I loosely pitched Matthew Crawford, a political philospher who traded in his credentials to run a motorcycle repair shop, as a possible guest for our program several weeks ago after reading "The Case for Working with Your Hands" in The New York Times:
"...mechanical work has required me to cultivate different intellectual habits. Further, habits of mind have an ethical dimension that we don’t often think about. Good diagnosis requires attentiveness to the machine, almost a conversation with it, rather than assertiveness, as in the position papers produced on K Street. Cognitive psychologists speak of “metacognition,” which is the activity of stepping back and thinking about your own thinking. It is what you do when you stop for a moment in your pursuit of a solution, and wonder whether your understanding of the problem is adequate. The slap of worn-out pistons hitting their cylinders can sound a lot like loose valve tappets, so to be a good mechanic you have to be constantly open to the possibility that you may be mistaken. This is a virtue that is at once cognitive and moral. It seems to develop because the mechanic, if he is the sort who goes on to become good at it, internalizes the healthy functioning of the motorcycle as an object of passionate concern. How else can you explain the elation he gets when he identifies the root cause of some problem?
This active concern for the motorcycle is reinforced by the social aspects of the job. As is the case with many independent mechanics, my business is based entirely on word of mouth. I sometimes barter services with machinists and metal fabricators. This has a very different feel than transactions with money; it situates me in a community. The result is that I really don’t want to mess up anybody’s motorcycle or charge more than a fair price. You often hear people complain about mechanics and other tradespeople whom they take to be dishonest or incompetent. I am sure this is sometimes justified. But it is also true that the mechanic deals with a large element of chance."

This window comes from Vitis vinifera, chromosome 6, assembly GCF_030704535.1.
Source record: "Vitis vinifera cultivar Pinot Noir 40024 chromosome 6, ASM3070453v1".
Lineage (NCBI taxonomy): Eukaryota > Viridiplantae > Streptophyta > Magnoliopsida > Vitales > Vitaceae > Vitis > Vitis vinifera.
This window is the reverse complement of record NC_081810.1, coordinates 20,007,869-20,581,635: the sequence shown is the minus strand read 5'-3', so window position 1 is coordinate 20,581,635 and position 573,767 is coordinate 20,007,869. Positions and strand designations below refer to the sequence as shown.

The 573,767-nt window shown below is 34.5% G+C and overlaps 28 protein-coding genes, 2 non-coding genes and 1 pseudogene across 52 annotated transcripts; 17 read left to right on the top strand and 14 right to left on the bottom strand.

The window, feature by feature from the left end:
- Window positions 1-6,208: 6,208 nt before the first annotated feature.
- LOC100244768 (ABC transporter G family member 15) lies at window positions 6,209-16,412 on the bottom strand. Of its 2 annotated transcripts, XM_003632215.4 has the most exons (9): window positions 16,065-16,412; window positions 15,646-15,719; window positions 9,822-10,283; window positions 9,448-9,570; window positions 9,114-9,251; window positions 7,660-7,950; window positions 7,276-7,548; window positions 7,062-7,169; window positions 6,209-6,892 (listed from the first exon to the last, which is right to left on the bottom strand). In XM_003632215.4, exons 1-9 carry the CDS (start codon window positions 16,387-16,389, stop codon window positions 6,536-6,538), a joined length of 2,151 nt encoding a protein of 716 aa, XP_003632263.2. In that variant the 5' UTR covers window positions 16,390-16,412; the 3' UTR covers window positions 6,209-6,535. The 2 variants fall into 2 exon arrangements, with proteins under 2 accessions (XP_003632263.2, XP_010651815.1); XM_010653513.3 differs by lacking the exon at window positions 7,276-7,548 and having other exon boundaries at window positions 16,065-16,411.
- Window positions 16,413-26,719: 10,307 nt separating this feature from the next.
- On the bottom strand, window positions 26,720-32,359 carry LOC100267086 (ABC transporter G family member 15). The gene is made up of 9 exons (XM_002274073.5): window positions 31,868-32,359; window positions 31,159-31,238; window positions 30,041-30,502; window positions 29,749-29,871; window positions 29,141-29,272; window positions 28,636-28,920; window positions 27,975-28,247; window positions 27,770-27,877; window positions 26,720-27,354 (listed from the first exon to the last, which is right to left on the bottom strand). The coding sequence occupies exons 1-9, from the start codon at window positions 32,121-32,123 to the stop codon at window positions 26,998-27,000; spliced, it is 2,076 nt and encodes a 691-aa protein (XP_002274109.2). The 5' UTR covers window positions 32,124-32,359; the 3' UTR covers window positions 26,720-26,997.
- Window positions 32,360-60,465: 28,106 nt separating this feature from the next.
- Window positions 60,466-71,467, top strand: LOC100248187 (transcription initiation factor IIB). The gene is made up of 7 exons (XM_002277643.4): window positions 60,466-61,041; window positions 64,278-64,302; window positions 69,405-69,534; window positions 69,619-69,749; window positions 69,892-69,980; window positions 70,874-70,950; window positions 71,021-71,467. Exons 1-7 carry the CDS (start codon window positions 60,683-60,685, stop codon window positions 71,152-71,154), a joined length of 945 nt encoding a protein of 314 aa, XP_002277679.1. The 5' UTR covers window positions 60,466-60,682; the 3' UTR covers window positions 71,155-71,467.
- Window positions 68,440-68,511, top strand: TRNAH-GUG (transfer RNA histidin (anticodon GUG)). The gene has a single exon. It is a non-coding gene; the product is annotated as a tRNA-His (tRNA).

"Sumo Zamboni" by Jean-François Chénier / Flickr
Admittedly, I have a great admiration for women and men who work with their hands and their feet — barbers and electricians, waitresses and bricklayers, potters and linemen. My uncles just knew how to fix farm machinery and build chicken coops and grain silos without a set of drawings. The skill of engine repair I've never quite acquired, but I discovered a love of building and remodeling homes — a latent penchant I never allowed myself to explore until 15 years ago. Thinking back to boyhood, the desire was always there, manifesting itself in constructing wood and log mud dams as the heavy Plains rains flowed down the rounded L-shaped gutters. I thought of it as frivolous play; now I recognize it as new sense of play, and purpose (although I suppose Stuart Brown might take issue with my definition).
"Fixing the tractor" by Nirava Rasila / Flickr
There's a value and a spirit in learning from people who don't sit in a cubicle all day, who don't migrate from one meeting room to the next, and live only in words and ideas — much of what I do now and love. I'm not trying to romanticize these professions. Much hard, physically demanding work is involved. But, blue-collar jobs require different approaches to problem-solving, to collaborating, to communicating, to organizing, to tolerating; you do think differently. My many years waiting tables, repairing asphalt cracks with diamond blades and boiling tar, driving a Zamboni machine, cleaning campgrounds, etc. taught me this.
"Lunch at Ella"'s Diner" by Chuck Patch/Flickr
I also know there's a different persuasion of intelligence and honor involved in these pursuits. The character traits these many professionals know and practice are common truths that might help us understand ourselves and the values we hold dear with better insight. Shared ideas of loyalty and honesty, camaraderie and community may lead us to be better workers and spouses, friends and neighbors — for the many truths in this world teach and touch all of us, if we let them. We become a greater society as a result.
Hearing others like Matthew Crawford and Mike Rose (author of The Intelligence of Work) and Barbara Ehrenreich and the late Studs Terkel articulate these many perspectives is worth pursuing. And the first step is evaluating voices, which is where Stephen Colbert's interview comes in. Admittedly, Colbert's interviews are great fun, but sometimes his quick wit and comic interjections aren't the most helpful in deciding if a voice for a long-form public radio show. What do you think? Are there other voices for this type of show you might recommend?